Hezbollah boasts of 100,000-strong force targeting enemies at home
BEIRUT (AP) – The Hezbollah leader’s boast that he has commanded 100,000 fighters surprised many Lebanese, not least because it was addressed to a national audience rather than the militia’s nemesis, Israel.
Experts say the figure, which exceeds the size of the Lebanese army by around 15,000 troops, is an exaggeration. But Hassan Nasrallah’s boasting is likely to further fuel concern over the return of sectarian fighting in the small country rocked by a series of devastating crises.
“It’s more about flexing the muscles of Hezbollah to demonstrate its power against other opposing political parties who want to undermine it,” said Dina Arakji, researcher at Control Risks, a global risk advisory group based in Dubai. .
Nasrallah made the statement on Monday amid growing confrontation over a judicial inquiry into the massive Beirut port explosion last year that killed more than 215 people and devastated parts of the city. Hezbollah and its Shiite allies in the Amal movement led by Speaker of Parliament Nabih Berri want the chief judge to be dismissed, accusing him of bias.
Deadly shootings erupted last week in Beirut during a protest organized by the two Shiite parties, after their supporters were shot as they marched through Christian neighborhoods to the courthouse. Machine gun and rocket clashes, reminiscent of the 1975-90 civil war, unfolded for several hours along an old front line separating the Muslim and Christian sectors of the city.
Iran-backed Hezbollah accused the Lebanese Christian Forces party of starting the fighting in which seven Shiites were killed. Lebanese Forces leader Samir Geagea denied that his group was the aggressor, but said residents of Christian areas could not be blamed for defending themselves against armed Hezbollah militiamen marching through their neighborhoods.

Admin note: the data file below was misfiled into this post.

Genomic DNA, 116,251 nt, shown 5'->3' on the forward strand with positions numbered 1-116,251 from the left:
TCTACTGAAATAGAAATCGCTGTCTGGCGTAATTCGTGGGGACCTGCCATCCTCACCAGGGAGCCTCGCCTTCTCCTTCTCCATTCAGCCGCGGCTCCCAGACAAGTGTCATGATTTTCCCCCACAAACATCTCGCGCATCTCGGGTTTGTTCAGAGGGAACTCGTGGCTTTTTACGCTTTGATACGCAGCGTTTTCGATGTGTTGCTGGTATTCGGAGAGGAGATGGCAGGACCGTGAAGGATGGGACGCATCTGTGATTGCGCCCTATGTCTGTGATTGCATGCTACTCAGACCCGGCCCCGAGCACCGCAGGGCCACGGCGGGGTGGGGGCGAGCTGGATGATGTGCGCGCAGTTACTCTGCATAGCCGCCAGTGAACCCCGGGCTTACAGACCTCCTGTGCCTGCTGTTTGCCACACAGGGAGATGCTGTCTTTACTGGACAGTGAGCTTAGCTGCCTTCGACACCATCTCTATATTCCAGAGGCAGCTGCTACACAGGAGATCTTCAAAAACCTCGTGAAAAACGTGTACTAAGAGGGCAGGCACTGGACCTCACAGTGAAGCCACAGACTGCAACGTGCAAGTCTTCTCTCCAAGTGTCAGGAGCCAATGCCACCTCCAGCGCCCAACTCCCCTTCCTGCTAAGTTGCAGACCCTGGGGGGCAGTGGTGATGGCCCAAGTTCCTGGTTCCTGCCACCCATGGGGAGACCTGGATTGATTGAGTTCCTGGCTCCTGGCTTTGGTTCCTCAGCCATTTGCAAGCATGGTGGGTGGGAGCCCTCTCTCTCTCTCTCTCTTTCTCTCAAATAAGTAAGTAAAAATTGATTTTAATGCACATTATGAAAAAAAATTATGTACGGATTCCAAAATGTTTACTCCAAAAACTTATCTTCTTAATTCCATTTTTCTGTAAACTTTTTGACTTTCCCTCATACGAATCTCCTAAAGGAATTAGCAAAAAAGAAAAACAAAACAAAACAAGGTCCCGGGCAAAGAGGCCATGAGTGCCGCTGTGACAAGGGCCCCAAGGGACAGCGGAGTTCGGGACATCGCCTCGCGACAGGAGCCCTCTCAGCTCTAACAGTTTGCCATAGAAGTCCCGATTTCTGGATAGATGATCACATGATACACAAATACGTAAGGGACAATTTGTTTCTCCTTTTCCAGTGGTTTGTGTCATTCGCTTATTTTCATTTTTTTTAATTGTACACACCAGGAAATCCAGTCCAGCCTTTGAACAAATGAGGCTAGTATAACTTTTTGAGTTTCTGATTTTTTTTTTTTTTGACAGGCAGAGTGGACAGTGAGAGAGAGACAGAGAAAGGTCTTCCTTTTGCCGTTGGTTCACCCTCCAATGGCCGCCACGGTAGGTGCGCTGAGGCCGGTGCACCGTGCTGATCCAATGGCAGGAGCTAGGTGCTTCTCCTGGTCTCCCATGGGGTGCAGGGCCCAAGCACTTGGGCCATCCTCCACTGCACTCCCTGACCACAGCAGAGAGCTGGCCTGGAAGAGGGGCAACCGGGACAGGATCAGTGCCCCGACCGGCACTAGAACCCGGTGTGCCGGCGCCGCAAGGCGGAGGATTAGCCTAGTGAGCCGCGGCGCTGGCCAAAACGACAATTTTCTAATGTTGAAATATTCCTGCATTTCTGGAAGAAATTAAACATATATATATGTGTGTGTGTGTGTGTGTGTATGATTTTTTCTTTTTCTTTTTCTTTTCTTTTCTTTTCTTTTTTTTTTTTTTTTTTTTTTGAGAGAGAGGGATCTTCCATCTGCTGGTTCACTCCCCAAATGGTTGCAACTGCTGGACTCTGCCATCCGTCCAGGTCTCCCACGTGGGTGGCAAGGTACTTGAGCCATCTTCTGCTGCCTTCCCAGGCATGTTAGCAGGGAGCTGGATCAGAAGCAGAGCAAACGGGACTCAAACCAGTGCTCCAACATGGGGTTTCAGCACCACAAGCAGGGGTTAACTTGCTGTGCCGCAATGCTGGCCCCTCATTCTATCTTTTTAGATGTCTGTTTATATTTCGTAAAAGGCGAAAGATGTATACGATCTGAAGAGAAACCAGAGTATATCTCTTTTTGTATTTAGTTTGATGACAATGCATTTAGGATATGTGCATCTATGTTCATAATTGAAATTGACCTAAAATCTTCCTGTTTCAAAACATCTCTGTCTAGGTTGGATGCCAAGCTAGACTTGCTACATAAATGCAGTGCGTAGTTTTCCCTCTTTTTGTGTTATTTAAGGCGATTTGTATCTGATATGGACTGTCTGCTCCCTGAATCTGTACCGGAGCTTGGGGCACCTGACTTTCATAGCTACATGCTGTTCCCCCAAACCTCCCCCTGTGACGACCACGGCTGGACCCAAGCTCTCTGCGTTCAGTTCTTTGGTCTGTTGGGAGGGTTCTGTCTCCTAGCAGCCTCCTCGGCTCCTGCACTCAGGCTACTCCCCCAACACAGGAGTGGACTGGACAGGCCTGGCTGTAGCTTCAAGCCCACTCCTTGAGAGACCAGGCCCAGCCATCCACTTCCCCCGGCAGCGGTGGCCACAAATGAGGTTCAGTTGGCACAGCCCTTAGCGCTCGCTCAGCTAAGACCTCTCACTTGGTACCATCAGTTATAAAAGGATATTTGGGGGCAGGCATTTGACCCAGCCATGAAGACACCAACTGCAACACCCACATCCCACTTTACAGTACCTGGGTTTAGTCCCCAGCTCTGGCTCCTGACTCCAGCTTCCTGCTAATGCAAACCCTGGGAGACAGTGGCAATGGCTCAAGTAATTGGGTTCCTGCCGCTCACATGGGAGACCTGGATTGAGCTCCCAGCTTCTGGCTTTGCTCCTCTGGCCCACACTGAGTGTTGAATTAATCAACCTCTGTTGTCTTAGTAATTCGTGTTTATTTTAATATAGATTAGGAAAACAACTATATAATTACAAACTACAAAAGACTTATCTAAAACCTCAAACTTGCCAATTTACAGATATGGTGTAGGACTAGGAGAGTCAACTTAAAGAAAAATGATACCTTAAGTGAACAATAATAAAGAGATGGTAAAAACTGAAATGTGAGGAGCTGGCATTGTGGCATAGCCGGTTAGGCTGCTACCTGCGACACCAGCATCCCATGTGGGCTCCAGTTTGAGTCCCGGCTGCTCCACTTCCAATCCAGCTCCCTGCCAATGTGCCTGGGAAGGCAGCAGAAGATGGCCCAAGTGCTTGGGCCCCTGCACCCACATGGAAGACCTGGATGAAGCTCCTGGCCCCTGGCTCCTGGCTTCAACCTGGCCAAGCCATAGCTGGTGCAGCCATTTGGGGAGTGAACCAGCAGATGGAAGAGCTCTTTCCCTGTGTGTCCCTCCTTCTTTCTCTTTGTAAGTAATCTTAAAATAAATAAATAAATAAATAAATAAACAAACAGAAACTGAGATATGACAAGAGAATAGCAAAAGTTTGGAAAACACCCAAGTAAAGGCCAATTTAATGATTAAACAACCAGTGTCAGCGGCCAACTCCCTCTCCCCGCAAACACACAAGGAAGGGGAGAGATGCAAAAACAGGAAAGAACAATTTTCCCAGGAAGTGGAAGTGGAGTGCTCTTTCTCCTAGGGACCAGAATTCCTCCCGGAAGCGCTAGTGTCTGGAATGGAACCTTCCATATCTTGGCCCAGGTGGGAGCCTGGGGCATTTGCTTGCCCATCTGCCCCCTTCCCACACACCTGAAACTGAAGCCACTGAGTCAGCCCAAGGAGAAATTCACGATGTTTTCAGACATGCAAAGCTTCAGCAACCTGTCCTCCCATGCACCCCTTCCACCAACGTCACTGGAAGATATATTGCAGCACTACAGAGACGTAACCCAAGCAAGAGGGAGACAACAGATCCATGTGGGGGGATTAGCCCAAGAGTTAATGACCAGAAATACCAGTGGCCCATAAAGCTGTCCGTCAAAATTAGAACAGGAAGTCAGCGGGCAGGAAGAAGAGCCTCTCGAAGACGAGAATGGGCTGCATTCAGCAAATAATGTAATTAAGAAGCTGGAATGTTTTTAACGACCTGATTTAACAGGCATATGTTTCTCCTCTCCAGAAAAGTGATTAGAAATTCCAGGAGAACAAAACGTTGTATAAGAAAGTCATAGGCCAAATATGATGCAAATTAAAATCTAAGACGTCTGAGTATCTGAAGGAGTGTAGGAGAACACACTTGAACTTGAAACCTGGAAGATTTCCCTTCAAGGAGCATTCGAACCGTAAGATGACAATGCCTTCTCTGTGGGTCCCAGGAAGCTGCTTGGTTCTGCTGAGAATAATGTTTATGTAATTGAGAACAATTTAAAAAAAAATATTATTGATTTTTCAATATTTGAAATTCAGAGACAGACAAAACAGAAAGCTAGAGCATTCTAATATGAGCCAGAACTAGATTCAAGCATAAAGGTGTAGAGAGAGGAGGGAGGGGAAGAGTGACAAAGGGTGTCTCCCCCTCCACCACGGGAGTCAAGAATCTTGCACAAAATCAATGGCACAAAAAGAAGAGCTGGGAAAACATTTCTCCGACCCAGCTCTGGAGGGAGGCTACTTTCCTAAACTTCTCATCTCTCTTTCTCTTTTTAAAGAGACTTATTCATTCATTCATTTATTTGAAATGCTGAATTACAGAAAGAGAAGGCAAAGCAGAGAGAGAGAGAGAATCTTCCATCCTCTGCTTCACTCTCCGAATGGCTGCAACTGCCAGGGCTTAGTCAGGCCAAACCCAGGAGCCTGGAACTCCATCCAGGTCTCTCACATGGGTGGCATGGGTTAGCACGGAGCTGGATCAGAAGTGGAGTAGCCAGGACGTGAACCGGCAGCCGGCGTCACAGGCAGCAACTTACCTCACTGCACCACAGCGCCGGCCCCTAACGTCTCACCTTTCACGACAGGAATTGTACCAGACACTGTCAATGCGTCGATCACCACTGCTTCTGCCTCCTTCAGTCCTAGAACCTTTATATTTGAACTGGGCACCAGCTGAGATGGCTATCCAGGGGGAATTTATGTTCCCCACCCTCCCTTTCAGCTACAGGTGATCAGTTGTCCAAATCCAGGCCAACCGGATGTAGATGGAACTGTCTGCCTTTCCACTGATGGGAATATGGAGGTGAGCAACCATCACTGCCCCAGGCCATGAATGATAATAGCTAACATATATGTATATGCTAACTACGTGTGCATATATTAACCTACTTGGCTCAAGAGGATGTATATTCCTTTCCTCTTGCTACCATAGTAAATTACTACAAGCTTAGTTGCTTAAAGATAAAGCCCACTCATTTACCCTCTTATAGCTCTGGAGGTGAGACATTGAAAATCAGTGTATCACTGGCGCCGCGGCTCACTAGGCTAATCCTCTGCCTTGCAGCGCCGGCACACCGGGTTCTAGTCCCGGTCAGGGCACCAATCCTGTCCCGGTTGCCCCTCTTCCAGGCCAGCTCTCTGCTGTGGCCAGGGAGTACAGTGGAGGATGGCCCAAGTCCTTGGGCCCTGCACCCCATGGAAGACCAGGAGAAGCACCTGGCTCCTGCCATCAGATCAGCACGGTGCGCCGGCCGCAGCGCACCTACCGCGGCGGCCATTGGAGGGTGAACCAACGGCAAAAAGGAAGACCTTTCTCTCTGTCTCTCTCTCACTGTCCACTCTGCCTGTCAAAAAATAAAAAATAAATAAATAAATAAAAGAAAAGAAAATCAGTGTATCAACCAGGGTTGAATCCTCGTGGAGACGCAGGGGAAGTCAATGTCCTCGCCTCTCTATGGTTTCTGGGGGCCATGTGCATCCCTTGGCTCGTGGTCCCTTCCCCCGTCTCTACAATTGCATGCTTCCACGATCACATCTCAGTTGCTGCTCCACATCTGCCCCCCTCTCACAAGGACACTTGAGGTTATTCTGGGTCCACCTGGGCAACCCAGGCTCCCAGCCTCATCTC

In Monday’s speech, Nasrallah accused Geagea of seeking to rekindle a civil war and said he was forced to announce the number of Hezbollah fighters “not to threaten a civil war, but to prevent one” .
Hezbollah is a largely secretive organization and it is difficult to independently verify Nasrallah’s claim about the size of the force. Hezbollah rarely comments on its military structure, weapons, or number of fighters.
However, most estimates of the number of combatants are between 25,000 and 50,000, including 10,000 elite soldiers known as the Radwan Force and a separate reserve force. Hezbollah is known to have stepped up recruiting in the years following the 2006 war with Israel. Over the past decade, however, it has lost nearly 2,000 members as it fought in Syria alongside the forces of Syrian President Bashar Assad in that country’s civil war.
Nasrallah said in his speech that these troops were armed and trained for war against Israel, not for internal armed conflict. Arakji, the analyst, said it was significant that he chose a speech on Lebanese Forces and violence in Beirut last week to reveal the figure.